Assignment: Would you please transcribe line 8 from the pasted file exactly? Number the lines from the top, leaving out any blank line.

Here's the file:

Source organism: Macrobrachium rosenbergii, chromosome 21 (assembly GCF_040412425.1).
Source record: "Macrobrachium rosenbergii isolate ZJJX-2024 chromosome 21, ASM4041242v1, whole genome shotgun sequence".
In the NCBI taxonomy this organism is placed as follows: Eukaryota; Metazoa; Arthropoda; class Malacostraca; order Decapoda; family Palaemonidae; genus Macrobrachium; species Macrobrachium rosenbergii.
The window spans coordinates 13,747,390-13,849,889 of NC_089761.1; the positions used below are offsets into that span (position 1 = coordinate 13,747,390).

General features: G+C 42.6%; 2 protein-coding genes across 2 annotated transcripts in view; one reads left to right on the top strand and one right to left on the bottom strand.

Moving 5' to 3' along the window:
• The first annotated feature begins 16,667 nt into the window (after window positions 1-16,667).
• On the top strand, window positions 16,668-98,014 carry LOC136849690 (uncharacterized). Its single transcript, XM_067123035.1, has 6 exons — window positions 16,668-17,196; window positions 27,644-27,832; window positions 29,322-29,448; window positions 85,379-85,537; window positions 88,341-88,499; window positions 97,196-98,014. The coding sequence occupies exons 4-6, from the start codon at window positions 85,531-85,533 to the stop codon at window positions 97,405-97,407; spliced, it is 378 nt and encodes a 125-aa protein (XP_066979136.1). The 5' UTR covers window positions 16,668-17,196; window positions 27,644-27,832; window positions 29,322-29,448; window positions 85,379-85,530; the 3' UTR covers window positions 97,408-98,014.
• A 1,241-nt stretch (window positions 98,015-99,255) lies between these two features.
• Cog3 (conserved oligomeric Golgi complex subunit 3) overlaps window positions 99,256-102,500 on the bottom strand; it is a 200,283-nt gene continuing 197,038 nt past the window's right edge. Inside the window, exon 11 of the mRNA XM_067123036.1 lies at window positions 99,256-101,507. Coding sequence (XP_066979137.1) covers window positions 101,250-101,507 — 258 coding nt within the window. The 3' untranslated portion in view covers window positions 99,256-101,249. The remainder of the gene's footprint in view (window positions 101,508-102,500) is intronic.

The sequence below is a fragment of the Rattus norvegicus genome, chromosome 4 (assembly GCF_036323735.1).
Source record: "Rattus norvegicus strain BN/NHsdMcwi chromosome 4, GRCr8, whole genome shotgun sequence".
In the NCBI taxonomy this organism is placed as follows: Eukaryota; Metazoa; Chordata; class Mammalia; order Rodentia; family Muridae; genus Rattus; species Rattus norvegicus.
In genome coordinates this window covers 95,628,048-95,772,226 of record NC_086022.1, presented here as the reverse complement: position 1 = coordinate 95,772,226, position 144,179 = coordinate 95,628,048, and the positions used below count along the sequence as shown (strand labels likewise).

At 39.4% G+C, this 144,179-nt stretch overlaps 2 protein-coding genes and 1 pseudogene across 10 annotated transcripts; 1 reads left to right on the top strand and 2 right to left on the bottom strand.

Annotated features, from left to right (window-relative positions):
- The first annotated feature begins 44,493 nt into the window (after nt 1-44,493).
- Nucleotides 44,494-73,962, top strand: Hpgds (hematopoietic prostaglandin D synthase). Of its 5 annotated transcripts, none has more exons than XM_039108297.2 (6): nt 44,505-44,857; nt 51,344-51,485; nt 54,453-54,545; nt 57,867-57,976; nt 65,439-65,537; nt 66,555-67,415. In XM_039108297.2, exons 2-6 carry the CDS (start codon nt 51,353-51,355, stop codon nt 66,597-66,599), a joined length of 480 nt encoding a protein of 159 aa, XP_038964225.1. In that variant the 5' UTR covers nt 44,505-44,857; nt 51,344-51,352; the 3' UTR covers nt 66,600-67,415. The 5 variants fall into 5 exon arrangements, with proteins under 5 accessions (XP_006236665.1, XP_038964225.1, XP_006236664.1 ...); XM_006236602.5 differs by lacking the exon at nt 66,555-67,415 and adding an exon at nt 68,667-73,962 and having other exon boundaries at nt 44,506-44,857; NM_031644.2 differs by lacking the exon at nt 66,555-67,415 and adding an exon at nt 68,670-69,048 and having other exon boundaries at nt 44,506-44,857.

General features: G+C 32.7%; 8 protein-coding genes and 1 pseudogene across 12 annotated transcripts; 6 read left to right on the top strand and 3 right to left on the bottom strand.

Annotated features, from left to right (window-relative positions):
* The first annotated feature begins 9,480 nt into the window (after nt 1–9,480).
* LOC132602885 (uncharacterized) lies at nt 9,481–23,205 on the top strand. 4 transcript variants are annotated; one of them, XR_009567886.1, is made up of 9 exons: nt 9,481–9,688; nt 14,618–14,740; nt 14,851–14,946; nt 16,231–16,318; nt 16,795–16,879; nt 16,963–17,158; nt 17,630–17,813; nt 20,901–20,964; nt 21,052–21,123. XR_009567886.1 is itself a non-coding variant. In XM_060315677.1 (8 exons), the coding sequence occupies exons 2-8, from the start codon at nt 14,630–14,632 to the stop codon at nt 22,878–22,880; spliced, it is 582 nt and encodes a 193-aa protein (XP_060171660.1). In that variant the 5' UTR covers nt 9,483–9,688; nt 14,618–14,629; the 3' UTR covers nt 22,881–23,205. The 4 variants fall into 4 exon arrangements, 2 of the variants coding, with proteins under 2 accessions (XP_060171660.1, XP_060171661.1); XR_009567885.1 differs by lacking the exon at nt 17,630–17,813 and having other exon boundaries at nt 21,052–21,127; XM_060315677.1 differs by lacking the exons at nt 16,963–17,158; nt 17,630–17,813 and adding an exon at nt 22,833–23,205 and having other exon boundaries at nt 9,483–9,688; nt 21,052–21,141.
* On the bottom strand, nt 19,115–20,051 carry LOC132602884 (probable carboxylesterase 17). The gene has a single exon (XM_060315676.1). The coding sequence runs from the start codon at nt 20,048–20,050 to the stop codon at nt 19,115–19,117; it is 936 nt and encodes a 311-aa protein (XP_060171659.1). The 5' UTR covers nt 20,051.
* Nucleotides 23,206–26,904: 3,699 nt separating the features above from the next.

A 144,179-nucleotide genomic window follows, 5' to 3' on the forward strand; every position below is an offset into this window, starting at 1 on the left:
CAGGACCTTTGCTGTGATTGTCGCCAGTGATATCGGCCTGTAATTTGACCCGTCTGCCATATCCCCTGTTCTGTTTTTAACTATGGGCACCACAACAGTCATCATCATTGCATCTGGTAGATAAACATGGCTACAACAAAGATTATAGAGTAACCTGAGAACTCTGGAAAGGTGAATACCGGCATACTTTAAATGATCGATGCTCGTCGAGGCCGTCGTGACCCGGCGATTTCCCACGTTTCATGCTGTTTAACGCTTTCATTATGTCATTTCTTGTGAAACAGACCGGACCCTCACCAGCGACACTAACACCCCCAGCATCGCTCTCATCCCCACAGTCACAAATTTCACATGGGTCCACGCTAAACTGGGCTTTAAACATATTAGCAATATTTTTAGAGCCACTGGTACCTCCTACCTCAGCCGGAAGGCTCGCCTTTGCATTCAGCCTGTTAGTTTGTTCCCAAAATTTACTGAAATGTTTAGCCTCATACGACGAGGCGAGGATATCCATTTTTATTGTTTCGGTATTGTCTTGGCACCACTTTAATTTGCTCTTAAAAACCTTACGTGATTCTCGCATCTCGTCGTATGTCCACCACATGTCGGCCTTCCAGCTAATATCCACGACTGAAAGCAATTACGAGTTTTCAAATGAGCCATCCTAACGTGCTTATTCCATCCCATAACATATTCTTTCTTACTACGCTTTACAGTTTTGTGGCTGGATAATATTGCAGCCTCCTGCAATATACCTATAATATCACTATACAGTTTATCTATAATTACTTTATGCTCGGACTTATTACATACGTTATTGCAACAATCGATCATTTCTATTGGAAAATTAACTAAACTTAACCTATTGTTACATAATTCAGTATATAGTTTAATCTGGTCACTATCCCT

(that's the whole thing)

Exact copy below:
• On the top strand, window positions 16,668-98,014 carry LOC136849690 (uncharacterized). Its single transcript, XM_067123035.1, has 6 exons — window positions 16,668-17,196; window positions 27,644-27,832; window positions 29,322-29,448; window positions 85,379-85,537; window positions 88,341-88,499; window positions 97,196-98,014. The coding sequence occupies exons 4-6, from the start codon at window positions 85,531-85,533 to the stop codon at window positions 97,405-97,407; spliced, it is 378 nt and encodes a 125-aa protein (XP_066979136.1). The 5' UTR covers window positions 16,668-17,196; window positions 27,644-27,832; window positions 29,322-29,448; window positions 85,379-85,530; the 3' UTR covers window positions 97,408-98,014.